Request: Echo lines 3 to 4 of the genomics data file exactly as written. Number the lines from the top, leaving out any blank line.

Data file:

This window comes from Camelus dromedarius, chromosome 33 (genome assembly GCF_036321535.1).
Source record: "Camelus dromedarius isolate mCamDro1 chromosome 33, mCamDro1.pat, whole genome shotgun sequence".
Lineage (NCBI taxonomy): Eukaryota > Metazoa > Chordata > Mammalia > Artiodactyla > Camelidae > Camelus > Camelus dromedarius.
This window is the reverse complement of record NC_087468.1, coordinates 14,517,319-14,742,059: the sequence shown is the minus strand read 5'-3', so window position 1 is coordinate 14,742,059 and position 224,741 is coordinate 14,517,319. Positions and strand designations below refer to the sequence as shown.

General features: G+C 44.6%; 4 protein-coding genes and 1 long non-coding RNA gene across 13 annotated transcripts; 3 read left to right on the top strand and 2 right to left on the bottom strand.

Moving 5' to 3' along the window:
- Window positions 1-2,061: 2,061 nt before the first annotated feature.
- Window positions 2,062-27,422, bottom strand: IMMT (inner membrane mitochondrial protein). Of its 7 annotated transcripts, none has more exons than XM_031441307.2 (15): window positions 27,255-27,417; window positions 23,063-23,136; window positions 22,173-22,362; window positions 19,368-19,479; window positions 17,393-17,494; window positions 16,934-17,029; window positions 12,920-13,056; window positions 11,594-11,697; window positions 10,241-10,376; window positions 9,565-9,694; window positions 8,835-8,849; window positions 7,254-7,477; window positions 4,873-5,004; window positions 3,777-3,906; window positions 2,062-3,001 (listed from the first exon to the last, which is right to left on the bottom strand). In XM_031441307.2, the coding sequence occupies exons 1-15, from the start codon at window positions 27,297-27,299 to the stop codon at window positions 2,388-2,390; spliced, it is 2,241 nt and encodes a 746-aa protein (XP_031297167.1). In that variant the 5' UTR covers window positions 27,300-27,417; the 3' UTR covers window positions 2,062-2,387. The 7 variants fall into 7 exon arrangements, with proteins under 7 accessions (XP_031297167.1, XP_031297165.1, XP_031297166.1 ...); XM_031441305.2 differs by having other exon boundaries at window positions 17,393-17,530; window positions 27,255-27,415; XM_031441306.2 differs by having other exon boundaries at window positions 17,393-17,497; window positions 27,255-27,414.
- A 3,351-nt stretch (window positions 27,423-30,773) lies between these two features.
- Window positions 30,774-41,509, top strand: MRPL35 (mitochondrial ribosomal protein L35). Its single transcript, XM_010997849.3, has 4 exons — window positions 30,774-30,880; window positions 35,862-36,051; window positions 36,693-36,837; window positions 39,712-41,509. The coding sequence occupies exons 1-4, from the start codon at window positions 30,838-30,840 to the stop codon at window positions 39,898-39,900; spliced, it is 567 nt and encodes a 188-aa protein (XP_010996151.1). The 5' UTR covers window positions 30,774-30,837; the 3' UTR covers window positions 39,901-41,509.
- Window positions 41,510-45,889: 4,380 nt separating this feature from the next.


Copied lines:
Lineage (NCBI taxonomy): Eukaryota > Metazoa > Chordata > Mammalia > Artiodactyla > Camelidae > Camelus > Camelus dromedarius.
This window is the reverse complement of record NC_087468.1, coordinates 14,517,319-14,742,059: the sequence shown is the minus strand read 5'-3', so window position 1 is coordinate 14,742,059 and position 224,741 is coordinate 14,517,319. Positions and strand designations below refer to the sequence as shown.